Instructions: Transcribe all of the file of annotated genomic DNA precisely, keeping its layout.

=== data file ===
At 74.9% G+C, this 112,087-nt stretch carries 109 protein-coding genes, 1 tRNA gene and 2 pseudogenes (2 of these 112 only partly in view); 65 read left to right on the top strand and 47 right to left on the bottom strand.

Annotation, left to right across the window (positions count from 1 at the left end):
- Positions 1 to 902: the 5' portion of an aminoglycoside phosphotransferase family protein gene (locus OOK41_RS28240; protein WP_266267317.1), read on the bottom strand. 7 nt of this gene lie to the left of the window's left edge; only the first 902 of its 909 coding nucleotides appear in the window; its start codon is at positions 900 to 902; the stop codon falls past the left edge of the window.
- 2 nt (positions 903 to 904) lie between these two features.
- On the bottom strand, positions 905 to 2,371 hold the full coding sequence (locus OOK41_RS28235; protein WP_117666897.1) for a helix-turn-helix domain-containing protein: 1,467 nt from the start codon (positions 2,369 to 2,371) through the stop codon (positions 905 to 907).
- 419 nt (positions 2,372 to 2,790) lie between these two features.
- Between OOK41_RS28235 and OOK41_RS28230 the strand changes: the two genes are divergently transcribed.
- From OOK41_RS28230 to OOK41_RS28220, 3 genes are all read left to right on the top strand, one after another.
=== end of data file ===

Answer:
At 74.9% G+C, this 112,087-nt stretch carries 109 protein-coding genes, 1 tRNA gene and 2 pseudogenes (2 of these 112 only partly in view); 65 read left to right on the top strand and 47 right to left on the bottom strand.

Annotation, left to right across the window (positions count from 1 at the left end):
- Positions 1 to 902: the 5' portion of an aminoglycoside phosphotransferase family protein gene (locus OOK41_RS28240; protein WP_266267317.1), read on the bottom strand. 7 nt of this gene lie to the left of the window's left edge; only the first 902 of its 909 coding nucleotides appear in the window; its start codon is at positions 900 to 902; the stop codon falls past the left edge of the window.
- 2 nt (positions 903 to 904) lie between these two features.
- On the bottom strand, positions 905 to 2,371 hold the full coding sequence (locus OOK41_RS28235; protein WP_117666897.1) for a helix-turn-helix domain-containing protein: 1,467 nt from the start codon (positions 2,369 to 2,371) through the stop codon (positions 905 to 907).
- 419 nt (positions 2,372 to 2,790) lie between these two features.
- Between OOK41_RS28235 and OOK41_RS28230 the strand changes: the two genes are divergently transcribed.
- From OOK41_RS28230 to OOK41_RS28220, 3 genes are all read left to right on the top strand, one after another.